Skip Navigation

Accessorize Your iPod®

Making the most of your favorite portable


Ralph Graves

Ralph Graves is one of Crutchfield's blog editors, and part of the company's social media team. He writes about home audio/video gear, specializing in Apple-related and wireless technologies. Ralph holds a master's degree in music composition, and his works have been released on various labels. He's served as product manager for an independent classical and world music label, produced several recordings, and worked extensively in public broadcasting. Since 1984 he's hosted a weekly classical music program on WTJU, and is also active as a blogger and podcaster.

More from Ralph Graves

If you have an iPod, congratulations. You're the proud owner of one of the most popular — and versatile — portable digital media players on the planet. And while your iPod can do a lot on its own, the wide variety of accessories made for it can help you get the most entertainment out of your player. Whether you own a compact iPod shuffle® , iPod nano®, iPod classic®, or the advanced iPod touch®, coupling it with the right accessories can make a world of difference.

[Shop our selection of iPods and iPod accessories.]

More power to your player

Your iPod came with a USB cable that you use to charge the player's battery via connection to your computer. But what if you don't feel like fishing around the back of your computer for a free USB port every time your iPod needs a charge?

That's where an iPod Dock comes in. Simply place the player in the Dock, and you've got an easy, always-available way to power your player and transfer songs and shows. You can also find models specially made to connect to certain brands of home receivers, so you can control your iPod with your receiver's remote.

[Shop our selection of iPod docks.]

Of course, chargers are available for listening in the car, too; they plug into your car's cigarette lighter. With the right power accessory, the music doesn't need to stop when your iPod's battery is drained.

[Shop our selection of iPod car chargers.]

Listening options on-the-go and at home

Possibilities abound for listening to your iPod on the go. One of the first accessories many iPod owners pick up is a nice set of headphones. The quality of headphones ranges widely from affordable "sport" designs to noise-canceling models with impressive bass and clarity.

Our Learning Center article Headphones: How to Choose has more helpful suggestions.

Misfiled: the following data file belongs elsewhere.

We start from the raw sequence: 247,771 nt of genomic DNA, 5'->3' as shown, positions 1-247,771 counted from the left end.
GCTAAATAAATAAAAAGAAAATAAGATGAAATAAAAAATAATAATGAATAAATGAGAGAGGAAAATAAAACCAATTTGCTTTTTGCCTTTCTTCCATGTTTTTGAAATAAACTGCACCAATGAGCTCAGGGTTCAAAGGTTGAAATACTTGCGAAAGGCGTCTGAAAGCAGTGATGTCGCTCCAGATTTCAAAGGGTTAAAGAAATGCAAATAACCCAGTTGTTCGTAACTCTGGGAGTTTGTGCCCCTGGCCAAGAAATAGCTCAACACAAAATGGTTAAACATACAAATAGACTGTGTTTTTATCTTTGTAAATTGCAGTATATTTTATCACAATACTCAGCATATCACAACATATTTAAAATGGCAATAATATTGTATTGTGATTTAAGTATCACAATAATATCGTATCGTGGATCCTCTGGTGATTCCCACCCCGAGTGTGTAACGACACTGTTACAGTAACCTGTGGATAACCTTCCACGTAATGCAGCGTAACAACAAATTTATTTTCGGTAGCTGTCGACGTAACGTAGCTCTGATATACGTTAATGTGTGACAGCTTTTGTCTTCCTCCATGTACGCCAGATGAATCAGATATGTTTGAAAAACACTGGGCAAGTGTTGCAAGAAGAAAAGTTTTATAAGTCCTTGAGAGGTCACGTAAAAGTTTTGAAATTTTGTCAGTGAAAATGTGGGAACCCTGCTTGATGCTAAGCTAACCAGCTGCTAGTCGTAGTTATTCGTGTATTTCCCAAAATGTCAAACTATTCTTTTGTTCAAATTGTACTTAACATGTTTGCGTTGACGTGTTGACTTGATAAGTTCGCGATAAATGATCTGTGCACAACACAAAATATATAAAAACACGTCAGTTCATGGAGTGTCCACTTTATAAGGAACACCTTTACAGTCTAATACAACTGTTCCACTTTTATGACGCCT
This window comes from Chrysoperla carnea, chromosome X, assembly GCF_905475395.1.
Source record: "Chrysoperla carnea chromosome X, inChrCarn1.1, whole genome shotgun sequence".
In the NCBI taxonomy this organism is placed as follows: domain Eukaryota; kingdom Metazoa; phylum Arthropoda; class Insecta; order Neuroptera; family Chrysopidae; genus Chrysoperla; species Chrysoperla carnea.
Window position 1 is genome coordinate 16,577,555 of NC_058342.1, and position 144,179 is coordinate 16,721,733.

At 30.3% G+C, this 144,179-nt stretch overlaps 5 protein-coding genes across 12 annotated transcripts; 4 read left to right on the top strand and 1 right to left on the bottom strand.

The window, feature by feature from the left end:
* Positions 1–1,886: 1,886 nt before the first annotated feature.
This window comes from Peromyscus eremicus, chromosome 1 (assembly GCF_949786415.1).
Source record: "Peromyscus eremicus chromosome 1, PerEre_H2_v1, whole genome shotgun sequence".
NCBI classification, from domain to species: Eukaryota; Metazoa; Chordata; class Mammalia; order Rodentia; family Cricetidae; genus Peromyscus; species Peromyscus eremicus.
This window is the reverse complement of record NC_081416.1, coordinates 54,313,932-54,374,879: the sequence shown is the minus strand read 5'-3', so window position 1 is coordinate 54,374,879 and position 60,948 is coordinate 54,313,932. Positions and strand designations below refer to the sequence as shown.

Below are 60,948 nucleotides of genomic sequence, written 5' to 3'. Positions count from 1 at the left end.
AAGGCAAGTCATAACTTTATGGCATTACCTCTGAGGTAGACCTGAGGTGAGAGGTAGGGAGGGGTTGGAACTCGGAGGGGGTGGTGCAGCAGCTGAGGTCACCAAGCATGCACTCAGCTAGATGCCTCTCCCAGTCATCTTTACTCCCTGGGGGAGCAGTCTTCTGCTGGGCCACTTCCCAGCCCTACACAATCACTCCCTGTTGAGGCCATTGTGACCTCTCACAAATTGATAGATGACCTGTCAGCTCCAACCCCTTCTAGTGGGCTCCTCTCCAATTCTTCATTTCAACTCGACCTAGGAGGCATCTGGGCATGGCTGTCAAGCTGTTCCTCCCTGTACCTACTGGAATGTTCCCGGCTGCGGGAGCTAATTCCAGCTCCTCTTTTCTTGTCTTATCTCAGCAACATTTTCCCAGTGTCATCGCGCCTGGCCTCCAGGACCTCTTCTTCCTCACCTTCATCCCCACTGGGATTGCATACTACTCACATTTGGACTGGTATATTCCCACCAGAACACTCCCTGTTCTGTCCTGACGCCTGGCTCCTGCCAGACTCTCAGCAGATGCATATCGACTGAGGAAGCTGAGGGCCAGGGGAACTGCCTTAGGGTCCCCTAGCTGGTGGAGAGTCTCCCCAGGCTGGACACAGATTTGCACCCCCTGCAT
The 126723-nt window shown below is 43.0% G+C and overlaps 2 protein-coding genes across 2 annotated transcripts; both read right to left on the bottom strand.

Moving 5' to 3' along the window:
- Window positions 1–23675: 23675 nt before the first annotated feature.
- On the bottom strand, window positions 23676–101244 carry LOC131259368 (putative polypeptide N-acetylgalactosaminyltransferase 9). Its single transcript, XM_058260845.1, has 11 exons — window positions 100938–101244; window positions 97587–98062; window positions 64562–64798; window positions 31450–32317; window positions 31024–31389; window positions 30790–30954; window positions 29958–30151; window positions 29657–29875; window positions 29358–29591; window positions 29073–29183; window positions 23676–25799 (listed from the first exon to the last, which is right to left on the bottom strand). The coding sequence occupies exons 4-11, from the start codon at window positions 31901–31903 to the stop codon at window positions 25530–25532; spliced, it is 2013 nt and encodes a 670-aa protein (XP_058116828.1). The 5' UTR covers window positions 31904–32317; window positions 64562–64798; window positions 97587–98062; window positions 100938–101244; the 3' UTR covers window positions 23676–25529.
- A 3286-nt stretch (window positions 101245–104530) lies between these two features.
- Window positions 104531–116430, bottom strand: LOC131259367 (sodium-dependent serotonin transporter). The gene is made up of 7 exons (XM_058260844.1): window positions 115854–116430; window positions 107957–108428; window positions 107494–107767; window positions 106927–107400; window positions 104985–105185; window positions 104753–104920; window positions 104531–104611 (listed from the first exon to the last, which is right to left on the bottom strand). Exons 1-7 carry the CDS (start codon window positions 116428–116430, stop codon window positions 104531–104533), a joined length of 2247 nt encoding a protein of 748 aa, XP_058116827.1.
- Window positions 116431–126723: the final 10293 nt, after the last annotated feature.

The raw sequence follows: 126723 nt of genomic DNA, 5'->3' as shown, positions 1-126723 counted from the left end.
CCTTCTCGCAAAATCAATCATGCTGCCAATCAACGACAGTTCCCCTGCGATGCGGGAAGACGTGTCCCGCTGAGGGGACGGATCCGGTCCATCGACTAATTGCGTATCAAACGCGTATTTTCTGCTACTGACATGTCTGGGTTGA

[Shop our selection of headphones.]

At home, you can choose from an impressive array of speaker possibilities. There are mono, stereo, and even 2.1-channel speaker systems custom-designed for getting full, warm sound from your iPod — plus, you always have the option of connecting your iPod to your home A/V system. Best of all, many systems are styled to match the iPod's sleek looks. Here's a sample of what's available:

Bose SoundDock 10 The Bose® SoundDock® 10 digital music system provides a remote to control your iPod with.

  • iPod Speakers — While some of these systems connect to your iPod through a stereo minijack cable, most feature a built-in Dock connector. Just slip your player onto the speaker system, and enjoy the sound. Many are also portable, so you can take them to a friend's house, the basketball court, or anywhere you want to listen. They often provide the option of using batteries (usually "AA"s) or AC power. Some include an AM/FM radio. Higher-end systems can work well as a permanent sound system for an office or dorm room. Many include a remote.

    [Shop our selection if iPod speaker systems.]
  • Computer speakers — Some speaker systems designed to provide multichannel sound from your computer can also work with your iPod. These systems connect to your player quickly and easily via a stereo minijack cable. And since many include subwoofers, they can deliver even more room-filling sound than systems with built-in Dock connectors.

    [Shop our selection of computer speaker systems.]

Integrating your iPod into your home audio/video system

You've got an impressive collection of music and video on your iPod. Why not enjoy it through your best speakers and your flat panel TV? Many manufacturers such as Denon, Onkyo, and Yamaha offer docks specifically made for their receivers. These docks usually let your iPod's song info show on the connected receiver's display, and allow the receiver's remote to control your player.

Many generate an on-screen navigation menu for your TV. Some even have not just composite video output, but component video as well, so you can get the best quality image on your TV for your iPod's videos and photos.

A growing number of high-performance docks bypass the digital-to-analog converter (DAC) inside the iPod so that the information can be processed by the more advanced DAC in your receiver, or even an external DAC. Better home audio, Tip #11: Bypass your Ipod's DAC explains how to do this and the advantage in more detail. Our article How to Choose an iPod Dock for Your A/V System has for more helpful suggestions on how to find the best dock for your system.

There are also wireless solutions for listening to your iPod at home. Employing RF, Wi-Fi® or Bluetooth® technology, wireless transmitters plug into your iPod's headphone jack and transfer data across your living room to your receiver or powered speakers.

Apple's AirPlay® technology lets computers, iPhones® and iPod touches running iTunes® 10 (or later) quickly connect with compatible receivers and speaker systems to play music. Our Intro to Apple AirPlay explains how this works in detail.